There’s the odd thump from the suspension, but overall the EV6 is roughly on a par with the Ioniq 5 for its ability to shut out unwanted noise and vibration. The Ariya is slightly more hushed in this regard, but if you really value quiet cruising manners, consider the super-hushed Audi Q4 e-tron.
The interior layout, fit and finish
Driving position and dashboard
Is the Kia EV6 an SUV or just a regular hatchback? Well, it has a loftier driving position than the Tesla Model 3 saloon, but you don't exactly tower over other road users as you would in a Range Rover. The comfortable driver's seat hugs you securely around the middle, so you won’t find yourself sliding around the car through corners.
Entry-level Air models come with front seats that offer power adjustable lumbar support for the driver. You’ll have to upgrade to at least GT-Line trim if you want to adjust other parts of the seat electrically and treat your passenger to lumbar adjustment too.
Adjusting the interior temperature is easy thanks to physical dials on the dashboard, although there is a fiddly touch-sensitive panel below them for other air-conditioning settings.
Visibility, parking sensors and cameras
The EV6's aggressively angled windscreen pillars don't affect your view out at junctions and roundabouts too badly, and the relatively high driving position gives you a good view straight down the road.
The huge rear pillars and rising window line make over-the-shoulder visibility rather less impressive, but all models have a reversing camera and rear sensors to help with parking. GT-Line trim and above adds front parking sensors, while GT-Line S models have a 360-degree bird’s eye view camera.
It’s annoying that the rear window doesn’t have a wiper, though, especially when you want to quickly clear it on damp winter mornings.
Sat nav and infotainment
All versions of the EV6 come with a curved 12.3in touchscreen positioned conveniently high up on the middle of the dashboard. It’s easy to see and has a relatively intuitive operating system, so it's not too distracting to use while you're driving.
There's sometimes a lengthy pause between pressing an icon and anything happening, a problem that doesn't afflict the Tesla Model Y. However, overall the EV6 has a much better infotainment system than the one in the VW ID 4 and has slicker graphics than the display in the Nissan Ariya.
All trims have Android Auto and Apple CarPlay smartphone mirroring, while GT-Line models and above get wireless phone-charging. The decent standard six-speaker stereo is replaced with a 14-speaker Meridian system if you go for GT-Line S trim.
With that in mind, it looks suitably upmarket inside with plenty of gloss-black and rubberised surfaces, and everything feels well screwed together. All the 'leather', on all trim levels, is vegan rather than the real thing. For that, you’ll need to opt for the Genesis GV60 and specify the pricey quilted Napa leather option.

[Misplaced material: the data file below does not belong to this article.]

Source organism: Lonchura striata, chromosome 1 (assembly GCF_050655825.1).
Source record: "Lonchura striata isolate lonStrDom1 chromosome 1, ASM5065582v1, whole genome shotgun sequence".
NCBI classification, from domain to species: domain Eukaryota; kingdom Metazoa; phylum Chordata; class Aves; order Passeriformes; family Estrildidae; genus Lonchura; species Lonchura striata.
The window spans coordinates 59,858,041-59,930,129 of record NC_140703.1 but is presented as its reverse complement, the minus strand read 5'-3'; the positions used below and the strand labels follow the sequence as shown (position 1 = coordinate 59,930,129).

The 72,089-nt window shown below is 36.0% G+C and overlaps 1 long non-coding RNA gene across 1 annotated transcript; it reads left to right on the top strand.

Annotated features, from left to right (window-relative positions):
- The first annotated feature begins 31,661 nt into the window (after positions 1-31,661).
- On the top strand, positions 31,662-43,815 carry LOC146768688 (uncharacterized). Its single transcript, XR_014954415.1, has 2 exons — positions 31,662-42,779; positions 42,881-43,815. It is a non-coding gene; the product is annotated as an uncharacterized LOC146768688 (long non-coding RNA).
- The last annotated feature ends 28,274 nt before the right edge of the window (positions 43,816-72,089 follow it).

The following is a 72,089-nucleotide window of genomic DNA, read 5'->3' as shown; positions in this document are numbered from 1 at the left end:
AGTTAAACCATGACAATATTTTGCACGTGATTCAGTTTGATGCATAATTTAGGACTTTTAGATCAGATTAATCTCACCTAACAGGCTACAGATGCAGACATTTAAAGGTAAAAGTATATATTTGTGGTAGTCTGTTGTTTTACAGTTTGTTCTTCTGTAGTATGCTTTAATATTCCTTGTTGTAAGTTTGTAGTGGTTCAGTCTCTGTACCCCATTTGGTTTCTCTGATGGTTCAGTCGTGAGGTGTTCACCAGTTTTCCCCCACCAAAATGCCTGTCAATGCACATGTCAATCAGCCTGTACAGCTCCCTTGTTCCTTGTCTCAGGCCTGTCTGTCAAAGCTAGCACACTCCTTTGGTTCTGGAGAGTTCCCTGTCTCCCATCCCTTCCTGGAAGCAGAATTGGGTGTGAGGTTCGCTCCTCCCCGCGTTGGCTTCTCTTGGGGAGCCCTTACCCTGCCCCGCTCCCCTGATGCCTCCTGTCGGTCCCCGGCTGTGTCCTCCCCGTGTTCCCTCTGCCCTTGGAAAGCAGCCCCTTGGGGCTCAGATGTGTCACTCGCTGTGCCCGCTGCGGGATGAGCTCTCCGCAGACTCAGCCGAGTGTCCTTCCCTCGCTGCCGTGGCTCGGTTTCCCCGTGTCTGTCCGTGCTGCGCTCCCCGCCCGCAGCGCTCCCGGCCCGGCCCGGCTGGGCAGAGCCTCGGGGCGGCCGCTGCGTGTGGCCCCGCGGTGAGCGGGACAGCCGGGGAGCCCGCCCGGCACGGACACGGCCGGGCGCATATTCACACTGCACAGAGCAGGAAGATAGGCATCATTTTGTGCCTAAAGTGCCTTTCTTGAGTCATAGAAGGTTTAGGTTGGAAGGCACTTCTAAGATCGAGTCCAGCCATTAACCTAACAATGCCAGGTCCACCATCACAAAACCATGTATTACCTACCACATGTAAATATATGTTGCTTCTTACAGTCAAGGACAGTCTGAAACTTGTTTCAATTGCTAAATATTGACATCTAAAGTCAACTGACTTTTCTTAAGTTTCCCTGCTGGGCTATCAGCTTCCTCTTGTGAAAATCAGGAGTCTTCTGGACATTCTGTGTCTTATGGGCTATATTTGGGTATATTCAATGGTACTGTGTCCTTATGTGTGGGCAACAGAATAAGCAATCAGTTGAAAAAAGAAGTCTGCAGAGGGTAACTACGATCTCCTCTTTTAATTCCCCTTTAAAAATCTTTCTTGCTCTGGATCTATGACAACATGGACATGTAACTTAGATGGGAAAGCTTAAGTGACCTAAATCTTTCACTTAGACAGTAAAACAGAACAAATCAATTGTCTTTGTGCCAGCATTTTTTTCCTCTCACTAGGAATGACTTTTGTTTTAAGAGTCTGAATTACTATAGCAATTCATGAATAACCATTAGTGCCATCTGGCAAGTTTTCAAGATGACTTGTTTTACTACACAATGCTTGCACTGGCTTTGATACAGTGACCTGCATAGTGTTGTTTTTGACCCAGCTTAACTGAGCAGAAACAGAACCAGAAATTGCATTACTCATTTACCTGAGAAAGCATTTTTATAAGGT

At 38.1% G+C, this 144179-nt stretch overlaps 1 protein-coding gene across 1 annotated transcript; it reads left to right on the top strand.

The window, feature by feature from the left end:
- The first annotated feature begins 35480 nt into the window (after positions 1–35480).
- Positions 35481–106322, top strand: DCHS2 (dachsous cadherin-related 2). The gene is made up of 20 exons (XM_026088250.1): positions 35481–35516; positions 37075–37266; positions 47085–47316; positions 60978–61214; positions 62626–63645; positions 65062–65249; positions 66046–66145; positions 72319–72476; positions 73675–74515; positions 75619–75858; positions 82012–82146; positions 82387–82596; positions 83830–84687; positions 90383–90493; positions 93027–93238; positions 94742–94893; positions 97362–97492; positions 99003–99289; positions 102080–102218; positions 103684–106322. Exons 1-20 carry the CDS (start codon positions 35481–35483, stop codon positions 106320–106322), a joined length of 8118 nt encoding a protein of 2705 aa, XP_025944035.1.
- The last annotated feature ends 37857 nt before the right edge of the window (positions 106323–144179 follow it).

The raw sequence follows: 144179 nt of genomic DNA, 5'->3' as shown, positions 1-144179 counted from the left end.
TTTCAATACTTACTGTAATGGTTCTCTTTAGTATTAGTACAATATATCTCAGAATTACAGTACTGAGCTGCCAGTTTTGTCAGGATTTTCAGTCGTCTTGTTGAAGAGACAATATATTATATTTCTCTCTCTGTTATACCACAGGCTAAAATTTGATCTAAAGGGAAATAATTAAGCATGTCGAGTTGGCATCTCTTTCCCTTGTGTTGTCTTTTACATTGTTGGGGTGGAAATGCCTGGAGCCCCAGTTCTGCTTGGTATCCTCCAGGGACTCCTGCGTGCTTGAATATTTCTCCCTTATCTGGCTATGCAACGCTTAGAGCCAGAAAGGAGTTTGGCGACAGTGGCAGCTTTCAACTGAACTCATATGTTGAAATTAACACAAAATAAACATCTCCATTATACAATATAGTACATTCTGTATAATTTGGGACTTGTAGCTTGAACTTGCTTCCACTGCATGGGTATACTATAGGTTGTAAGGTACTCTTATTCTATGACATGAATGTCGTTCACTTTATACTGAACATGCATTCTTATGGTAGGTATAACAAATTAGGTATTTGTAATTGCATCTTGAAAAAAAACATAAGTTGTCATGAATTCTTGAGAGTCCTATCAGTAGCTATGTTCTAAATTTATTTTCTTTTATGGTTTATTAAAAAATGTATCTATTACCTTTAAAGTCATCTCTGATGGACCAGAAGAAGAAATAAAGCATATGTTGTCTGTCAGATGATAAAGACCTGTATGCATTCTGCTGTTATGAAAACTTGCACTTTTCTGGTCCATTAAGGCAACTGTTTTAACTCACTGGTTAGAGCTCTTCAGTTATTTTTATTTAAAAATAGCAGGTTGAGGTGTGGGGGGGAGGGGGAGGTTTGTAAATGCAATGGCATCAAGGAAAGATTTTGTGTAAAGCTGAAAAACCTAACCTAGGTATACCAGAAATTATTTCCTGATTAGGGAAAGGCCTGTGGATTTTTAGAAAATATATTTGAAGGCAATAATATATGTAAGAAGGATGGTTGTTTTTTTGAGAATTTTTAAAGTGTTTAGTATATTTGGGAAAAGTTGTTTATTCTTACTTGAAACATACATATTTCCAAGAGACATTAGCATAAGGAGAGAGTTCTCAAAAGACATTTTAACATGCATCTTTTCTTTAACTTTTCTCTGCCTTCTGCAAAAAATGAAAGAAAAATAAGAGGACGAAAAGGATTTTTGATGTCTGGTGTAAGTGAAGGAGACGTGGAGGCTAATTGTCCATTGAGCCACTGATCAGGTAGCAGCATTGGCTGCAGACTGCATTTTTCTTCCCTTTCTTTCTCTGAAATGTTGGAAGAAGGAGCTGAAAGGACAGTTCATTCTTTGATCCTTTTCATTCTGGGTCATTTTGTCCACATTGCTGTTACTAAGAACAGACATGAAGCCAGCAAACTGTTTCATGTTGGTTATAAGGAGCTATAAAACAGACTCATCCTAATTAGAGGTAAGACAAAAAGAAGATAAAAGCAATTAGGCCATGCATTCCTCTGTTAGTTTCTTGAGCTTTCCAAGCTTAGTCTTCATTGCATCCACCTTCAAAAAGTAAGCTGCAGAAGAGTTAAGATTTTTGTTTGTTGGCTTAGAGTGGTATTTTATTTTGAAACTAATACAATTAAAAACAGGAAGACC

Passenger & boot space
How it copes with people and clutter
It can be hard to judge from photos, but the Kia EV6 is a really big car, so it’s hardly surprising that there’s lots of space in the front.
You’d have to be incredibly tall to have any problem with leg room, and the wide interior adds to the sense of spaciousness. There's enough head room for six-footers, too, although the sunroof fitted to GT-Line S models does lower the height of the ceiling slightly, so it's best avoided if you're tall.
You won't struggle for places to put odds and ends. That’s thanks to a huge open storage area under the ‘floating’ centre console, a lidded cubby under the central armrest and a large glovebox. The door pockets are a good size too.
Rear leg room in the EV6 is probably best described as ‘limo-like’. Even if there’s a tall person sitting in front of you, you’ll have loads of space ahead of your knees.
Head room isn’t quite as exceptional but it is far more accommodating than the Genesis GV60 and you’d need to be more than six feet tall to have any complaints in the back of an EV6. The Ford Mustang Mach-E and Nissan Ariya offer a couple of centimetres extra in this area. The flat floor and wide interior mean that it's not too much of a squeeze for three adults sitting across the rear bench.
Seat folding and flexibility
The EV6's rear seatbacks can be reclined for a more relaxed seating position or folded down in a conventional 60/40 split when you need to carry more clobber than can be squeezed in the main boot.